While it is possible to become a scribe without much help, that is definitely the hard way to do things! There are many resources available to the beginning scribe. Your Kingdom Sylvan Signet can help you get started, although there may be a source much closer. If your group has a local guild or even a local scribe, contact them for help.

What Materials Do I need to Get Started?

The following is a list of materials to keep in a scribal toolbox. Items marked with bold print are critical. In many cases, there are multiple options, use what you like and what you can afford.

  • - Scribal Box/Tool Box
  • - Scroll Case/Portfolio
    - Papers etc.
  • Paper of some sort
  • Should be 100% rag, acid free paper
  • Many calligraphers prefer hot press paper
  • Should be heavy weight, 90 lbs. or higher, 140 lbs. is better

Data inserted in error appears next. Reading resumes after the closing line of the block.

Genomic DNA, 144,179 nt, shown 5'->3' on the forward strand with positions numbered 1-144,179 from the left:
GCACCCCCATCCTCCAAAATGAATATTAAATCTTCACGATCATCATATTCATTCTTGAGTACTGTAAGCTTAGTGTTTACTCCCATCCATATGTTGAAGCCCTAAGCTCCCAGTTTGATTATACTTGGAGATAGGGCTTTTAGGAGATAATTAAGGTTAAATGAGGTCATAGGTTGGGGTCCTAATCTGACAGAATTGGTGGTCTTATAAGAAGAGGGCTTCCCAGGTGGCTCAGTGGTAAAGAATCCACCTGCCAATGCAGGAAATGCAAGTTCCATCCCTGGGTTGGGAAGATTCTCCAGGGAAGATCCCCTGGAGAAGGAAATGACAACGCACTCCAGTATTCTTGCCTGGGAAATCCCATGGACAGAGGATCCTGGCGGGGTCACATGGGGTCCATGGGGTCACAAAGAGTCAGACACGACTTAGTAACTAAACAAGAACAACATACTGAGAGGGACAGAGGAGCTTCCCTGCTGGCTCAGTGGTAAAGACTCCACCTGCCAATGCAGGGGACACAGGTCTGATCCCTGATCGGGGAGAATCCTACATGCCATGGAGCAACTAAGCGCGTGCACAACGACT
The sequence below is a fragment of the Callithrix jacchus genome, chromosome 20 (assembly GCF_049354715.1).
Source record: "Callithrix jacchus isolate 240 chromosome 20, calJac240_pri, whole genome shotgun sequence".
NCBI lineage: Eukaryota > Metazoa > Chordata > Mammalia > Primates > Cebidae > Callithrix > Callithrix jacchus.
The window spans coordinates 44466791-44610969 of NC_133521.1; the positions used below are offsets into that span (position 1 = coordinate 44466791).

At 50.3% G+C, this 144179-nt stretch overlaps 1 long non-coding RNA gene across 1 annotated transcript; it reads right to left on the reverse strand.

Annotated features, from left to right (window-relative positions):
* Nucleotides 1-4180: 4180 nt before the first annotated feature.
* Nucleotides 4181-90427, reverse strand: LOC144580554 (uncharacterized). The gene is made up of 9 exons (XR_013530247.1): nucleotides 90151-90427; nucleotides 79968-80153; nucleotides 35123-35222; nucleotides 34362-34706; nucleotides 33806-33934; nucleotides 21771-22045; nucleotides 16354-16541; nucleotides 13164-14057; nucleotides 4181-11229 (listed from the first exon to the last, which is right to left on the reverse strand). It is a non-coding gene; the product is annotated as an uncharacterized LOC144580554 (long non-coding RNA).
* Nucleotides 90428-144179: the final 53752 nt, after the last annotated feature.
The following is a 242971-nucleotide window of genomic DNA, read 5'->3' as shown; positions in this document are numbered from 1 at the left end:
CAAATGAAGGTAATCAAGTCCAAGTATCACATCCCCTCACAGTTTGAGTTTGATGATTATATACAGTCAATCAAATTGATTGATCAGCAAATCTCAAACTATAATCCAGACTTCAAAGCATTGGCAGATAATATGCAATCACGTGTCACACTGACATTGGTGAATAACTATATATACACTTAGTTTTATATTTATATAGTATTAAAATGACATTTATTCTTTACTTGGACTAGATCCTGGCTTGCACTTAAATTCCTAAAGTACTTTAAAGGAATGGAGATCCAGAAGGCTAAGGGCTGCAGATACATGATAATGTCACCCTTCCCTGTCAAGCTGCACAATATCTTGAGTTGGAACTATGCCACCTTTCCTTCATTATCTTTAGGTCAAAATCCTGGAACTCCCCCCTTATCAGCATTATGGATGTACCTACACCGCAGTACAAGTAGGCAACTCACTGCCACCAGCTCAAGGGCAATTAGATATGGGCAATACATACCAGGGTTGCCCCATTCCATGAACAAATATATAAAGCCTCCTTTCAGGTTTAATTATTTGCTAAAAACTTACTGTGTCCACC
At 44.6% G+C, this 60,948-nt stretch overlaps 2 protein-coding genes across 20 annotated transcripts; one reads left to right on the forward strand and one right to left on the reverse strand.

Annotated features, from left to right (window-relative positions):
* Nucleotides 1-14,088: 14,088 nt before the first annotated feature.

• Vellum
  • Avoid:
    • Non-acid free papers
    • Thin papers
    • Papers with poor surface (will your ink bleed or run??)
    • Fake "parchment"
    - Basic Tools
  • Pencil (mechanical or finely sharpened)
  • Ruler with fine markings
  • Straight edge with lip or cork backing (to keep ink from smudging)
  • Triangles
  • T-square
  • Compass
  • Circle guide and other templates
  • Erasing guide
  • White eraser (NOT pink!)
  • Razor or X-acto knife
  • Line guide
  • Tech pen or crow quill for outlining
  • Eye droppers
  • Toothpicks
  • Tracing paper
    - Paints and Painting Supplies
  • Paint or Pigments? there are several options
  • Gouache paints (highly recommended)
  • Watercolor paints (less highly recommended but work for some people)